Splott community group wins funding for social activities

Green Squirrel will use the funding towards developing workshops, outdoor learning events and wild play for the local community

Image credit: Green Squirrel. The Co-op Foundation’s Endangered Spaces campaign supports 2,000 community spaces considered at risk


Green Squirrel community group in Splott has been awarded £10,000 by the Co-op Foundation to introduce more social activities.

Founded in 2012 and registered as a Community Interest Company, the group will use the funding to support its Railway Street project, an initiative whereby one-third of an acre donated by Cardiff Council will continue its transformation into a space for the local community of Splott and Adamsdown.  

More activities including outdoor learning events, wild play for children and composting will also be introduced, as requested via a series of community consultations.

Becca Clark, director at Green Squirrel, said in a statement: “We’ve been humbled and inspired by so many offers of help and support from local people and organisations, and this funding boost from the Co-op Foundation has come at the perfect time to help us to take our dreams and ambitions to the next level.”

Community consultations revealed that outdoor learning events, composting and wildplay for children are the most popular. Image Credit: Green Squirrel


As part of the Co-op Foundation’s Endangered Spaces campaign, funding was raised by the 5p single-use carrier bag charge used in the supermarket chain’s Welsh food shops.

Jane Henshaw, Labour councillor for Splott, said: “If we are serious about responding to a climate emergency, then we need to rethink how we work and live.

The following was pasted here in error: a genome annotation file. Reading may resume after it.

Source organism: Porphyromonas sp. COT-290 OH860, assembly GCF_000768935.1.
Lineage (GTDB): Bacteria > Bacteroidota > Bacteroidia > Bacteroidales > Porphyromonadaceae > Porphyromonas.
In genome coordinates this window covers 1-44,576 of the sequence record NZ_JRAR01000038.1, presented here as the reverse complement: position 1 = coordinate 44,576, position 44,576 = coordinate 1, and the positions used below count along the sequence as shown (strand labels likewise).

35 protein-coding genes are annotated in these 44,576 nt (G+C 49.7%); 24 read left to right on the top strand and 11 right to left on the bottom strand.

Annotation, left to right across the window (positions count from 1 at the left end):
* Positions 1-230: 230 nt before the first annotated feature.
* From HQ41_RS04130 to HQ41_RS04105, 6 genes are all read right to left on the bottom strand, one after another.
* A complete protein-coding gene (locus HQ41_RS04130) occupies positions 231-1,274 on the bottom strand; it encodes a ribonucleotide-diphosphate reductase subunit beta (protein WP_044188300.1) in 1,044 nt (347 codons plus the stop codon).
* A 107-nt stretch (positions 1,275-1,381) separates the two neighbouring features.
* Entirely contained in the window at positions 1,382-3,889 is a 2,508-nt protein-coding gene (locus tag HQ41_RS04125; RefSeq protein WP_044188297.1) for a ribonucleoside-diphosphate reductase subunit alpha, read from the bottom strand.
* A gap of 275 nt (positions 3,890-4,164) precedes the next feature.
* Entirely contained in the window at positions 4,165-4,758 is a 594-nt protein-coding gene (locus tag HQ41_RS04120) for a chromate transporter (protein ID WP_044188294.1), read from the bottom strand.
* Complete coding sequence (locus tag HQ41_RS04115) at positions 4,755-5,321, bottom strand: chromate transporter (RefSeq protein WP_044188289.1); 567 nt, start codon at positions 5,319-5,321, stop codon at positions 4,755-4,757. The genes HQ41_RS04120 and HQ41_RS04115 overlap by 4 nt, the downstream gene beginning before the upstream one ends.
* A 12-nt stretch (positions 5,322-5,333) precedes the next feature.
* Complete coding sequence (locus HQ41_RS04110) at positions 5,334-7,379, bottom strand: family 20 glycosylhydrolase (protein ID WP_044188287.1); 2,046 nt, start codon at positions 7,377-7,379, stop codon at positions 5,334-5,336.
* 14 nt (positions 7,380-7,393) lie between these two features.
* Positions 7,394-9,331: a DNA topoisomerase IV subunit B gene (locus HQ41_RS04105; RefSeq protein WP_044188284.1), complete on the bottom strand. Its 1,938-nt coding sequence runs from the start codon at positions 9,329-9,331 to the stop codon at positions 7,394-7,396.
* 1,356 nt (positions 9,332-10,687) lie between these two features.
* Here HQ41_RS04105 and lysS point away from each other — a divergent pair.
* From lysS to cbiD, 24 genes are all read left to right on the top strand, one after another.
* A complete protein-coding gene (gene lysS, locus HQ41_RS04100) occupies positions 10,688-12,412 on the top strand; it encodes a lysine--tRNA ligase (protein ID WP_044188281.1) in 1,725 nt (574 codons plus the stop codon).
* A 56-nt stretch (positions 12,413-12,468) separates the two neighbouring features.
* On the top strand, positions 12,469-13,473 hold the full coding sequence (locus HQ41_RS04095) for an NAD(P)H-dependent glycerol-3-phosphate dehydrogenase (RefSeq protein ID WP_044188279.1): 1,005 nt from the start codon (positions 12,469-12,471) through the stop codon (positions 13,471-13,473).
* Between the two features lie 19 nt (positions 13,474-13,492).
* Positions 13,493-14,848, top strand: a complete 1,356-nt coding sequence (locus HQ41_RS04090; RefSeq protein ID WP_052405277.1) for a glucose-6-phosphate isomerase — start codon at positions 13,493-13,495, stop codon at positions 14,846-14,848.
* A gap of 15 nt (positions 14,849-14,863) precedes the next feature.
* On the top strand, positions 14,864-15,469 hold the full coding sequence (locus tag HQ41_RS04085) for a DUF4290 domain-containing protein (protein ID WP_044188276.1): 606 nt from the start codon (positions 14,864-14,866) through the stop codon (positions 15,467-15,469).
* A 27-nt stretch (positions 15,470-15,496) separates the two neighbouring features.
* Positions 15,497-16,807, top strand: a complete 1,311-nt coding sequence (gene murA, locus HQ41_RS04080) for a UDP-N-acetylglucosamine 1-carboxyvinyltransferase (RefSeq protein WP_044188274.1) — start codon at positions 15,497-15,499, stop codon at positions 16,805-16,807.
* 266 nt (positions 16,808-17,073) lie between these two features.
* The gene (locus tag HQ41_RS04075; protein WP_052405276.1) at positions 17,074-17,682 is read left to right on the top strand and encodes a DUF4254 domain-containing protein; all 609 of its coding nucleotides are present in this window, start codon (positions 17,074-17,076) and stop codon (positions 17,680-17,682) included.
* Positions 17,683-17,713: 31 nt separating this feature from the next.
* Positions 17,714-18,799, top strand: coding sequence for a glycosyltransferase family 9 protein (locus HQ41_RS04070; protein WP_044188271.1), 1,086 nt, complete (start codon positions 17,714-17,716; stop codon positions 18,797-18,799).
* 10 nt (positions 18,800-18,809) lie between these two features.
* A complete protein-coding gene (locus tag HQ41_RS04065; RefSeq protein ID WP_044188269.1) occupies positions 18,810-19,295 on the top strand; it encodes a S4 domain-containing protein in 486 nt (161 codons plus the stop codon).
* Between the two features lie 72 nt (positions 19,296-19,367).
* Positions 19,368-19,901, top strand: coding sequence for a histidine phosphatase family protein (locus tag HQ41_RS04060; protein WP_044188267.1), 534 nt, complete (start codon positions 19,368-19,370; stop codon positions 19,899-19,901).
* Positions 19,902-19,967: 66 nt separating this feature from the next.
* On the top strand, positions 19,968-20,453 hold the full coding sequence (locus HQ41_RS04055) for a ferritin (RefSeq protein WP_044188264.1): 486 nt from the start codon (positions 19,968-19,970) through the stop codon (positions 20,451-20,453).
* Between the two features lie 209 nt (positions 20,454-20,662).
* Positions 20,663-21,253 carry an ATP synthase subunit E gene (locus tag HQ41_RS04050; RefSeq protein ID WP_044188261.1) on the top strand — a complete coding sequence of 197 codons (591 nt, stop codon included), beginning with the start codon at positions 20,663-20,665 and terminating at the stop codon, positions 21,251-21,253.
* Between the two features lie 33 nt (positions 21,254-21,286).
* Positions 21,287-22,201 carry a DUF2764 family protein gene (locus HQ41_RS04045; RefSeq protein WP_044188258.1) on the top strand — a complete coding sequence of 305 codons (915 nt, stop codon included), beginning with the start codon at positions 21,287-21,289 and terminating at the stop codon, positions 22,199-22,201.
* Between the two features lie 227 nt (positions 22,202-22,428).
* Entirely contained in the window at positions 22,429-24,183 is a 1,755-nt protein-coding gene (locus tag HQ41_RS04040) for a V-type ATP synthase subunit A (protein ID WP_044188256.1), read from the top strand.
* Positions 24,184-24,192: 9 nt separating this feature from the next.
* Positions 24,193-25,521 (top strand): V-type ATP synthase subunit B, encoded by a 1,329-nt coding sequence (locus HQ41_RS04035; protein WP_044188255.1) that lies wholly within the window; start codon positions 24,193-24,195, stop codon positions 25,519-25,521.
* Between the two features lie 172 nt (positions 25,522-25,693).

“The Railway Street project is a model of working and living in a more sustainable way. It’s a model that can be replicated in other areas. I’m really proud of the work Green Squirrel are doing here in my ward.”

Prior to acquiring the land from Cardiff Council, the site was initially a playground but anti-social behaviour lead to its closure for approximately 10 years. 

Owen Llewellyn Jones, Labour councillor for Adamsdown, said: This is a wonderful project that brings a forgotten piece of land back into community use. 

“My ward in Adamsdown has the least amount of green spaces in the city, so it is a fantastic little victory to see this area being used for projects that will only help the environment. 

“We have seen other similar initiatives thriving across Cardiff so I have no doubt that both Adamsdown and Splott’s communities will both embrace and support Green Squirrel to make this something that our part of the city can be proud of.” 

Co-op Foundation provides grants and interest-free loans to enable organisations to form strong communities and increase their incomes for long-term sustainability.

More information on the Railway Street project can be found here.

Originally published here on Alt.Cardiff

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